The Power of Pictures

Posted: March 25, 2011 in Uncategorized

We’ve all heard the saying, “A picture is worth a thousand words” time and time again. As cliche as it is, I think there’s a lot of truth behind it.

I was reading an article by Andrea Elliot of The New York Times called “The Jihadist Next Door” about a young American boy who decided to move to the Middle East and support Al Qaeda as a jihad.

Although this article was well-written and I was sucked into reading the whole thing, the pictures and videos are what really made this story stand out.

This boy was a regular American boy growing up. He went to his prom. He played on the soccer team. He went to a Baptist church every Sunday. He didn’t live in poverty. He had two supportive parents. So what happened?

This is not an easy thing to comprehend. However, Elliot incorporated this interactive timeline with videos and pictures to help the story come to life. In one picture, he’s a normal teenager.

In the next, he’s taking part in suicide bombings at a high school graduation in Somalia, and the gruesome pictures tell it like it is.

I think pictures and video should be incorporated into news stories more often. It gives more options to the reader, and it makes the story more engaging. Most people enjoy the visual aspect — there seems to be less room for exaggeration, less room for error. Pictures don’t lie, and they get right to the point. Plus, if the reader isn’t interested in the pictures, they can skip right over them to read the story the old fashioned way.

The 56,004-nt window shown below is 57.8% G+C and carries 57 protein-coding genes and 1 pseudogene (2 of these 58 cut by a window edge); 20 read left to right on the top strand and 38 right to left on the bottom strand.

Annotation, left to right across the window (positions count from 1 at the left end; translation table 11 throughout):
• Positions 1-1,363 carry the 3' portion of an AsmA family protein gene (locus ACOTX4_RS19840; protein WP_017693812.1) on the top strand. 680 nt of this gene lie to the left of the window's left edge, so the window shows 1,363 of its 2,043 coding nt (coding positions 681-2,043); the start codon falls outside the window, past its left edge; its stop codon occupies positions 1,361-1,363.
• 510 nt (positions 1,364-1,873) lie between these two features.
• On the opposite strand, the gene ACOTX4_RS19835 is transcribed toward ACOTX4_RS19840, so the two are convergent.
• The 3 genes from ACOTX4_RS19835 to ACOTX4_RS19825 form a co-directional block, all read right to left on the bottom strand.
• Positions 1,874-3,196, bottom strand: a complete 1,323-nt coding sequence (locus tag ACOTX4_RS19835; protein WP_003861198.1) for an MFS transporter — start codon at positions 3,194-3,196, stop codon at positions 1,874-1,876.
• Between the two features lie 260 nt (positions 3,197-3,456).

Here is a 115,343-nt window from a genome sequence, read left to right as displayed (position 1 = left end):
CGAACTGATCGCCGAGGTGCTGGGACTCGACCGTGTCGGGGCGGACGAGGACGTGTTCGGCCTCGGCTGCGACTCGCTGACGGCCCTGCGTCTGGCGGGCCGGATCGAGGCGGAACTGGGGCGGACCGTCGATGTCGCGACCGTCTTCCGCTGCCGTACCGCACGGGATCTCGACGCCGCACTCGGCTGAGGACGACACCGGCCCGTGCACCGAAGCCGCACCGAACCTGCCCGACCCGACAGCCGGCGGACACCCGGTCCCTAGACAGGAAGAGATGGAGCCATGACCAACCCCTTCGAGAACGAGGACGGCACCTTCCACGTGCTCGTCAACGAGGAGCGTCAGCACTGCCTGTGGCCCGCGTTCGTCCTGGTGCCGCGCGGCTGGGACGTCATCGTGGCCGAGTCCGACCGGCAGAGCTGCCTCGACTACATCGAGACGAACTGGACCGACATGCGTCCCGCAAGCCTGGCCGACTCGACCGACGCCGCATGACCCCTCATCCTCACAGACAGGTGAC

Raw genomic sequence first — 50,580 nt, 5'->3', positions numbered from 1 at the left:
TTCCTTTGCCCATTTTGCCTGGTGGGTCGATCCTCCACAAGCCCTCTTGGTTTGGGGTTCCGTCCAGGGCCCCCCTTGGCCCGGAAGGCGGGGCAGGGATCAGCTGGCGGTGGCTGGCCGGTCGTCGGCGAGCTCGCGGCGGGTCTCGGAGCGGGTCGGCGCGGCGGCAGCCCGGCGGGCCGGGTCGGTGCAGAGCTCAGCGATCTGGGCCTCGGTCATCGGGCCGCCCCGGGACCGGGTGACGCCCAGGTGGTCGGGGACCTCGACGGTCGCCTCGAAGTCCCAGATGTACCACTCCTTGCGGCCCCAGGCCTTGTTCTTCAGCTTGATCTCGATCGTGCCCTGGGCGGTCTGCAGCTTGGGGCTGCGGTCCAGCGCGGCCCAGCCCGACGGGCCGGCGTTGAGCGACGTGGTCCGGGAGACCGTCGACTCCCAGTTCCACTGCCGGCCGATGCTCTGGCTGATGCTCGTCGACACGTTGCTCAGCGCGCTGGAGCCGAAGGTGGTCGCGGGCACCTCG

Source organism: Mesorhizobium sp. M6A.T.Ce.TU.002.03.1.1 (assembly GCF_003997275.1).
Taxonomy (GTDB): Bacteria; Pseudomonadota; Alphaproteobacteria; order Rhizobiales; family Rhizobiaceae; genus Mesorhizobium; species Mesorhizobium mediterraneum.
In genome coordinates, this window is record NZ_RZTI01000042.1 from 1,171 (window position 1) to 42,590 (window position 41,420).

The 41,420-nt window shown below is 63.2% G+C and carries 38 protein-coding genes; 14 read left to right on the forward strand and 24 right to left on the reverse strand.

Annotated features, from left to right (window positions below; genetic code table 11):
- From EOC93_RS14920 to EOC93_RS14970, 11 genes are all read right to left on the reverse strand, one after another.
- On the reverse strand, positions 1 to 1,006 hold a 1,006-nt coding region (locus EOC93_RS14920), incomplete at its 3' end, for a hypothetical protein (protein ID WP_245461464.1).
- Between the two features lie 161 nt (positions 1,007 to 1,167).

For another example of how pictures and video make the story, take a look at Lane DeGregory’s Pulitzer Prize winning story, “A Girl in the Window.”

Can you think of any stories that are better told with pictures?

  1. Ellen Mrja says:

    I wonder if – now that the NYTimes has put its website behind a partial paywall – people will still travel to its site for these outstanding types of visual stories. I think it will hurt the Times. Do you?

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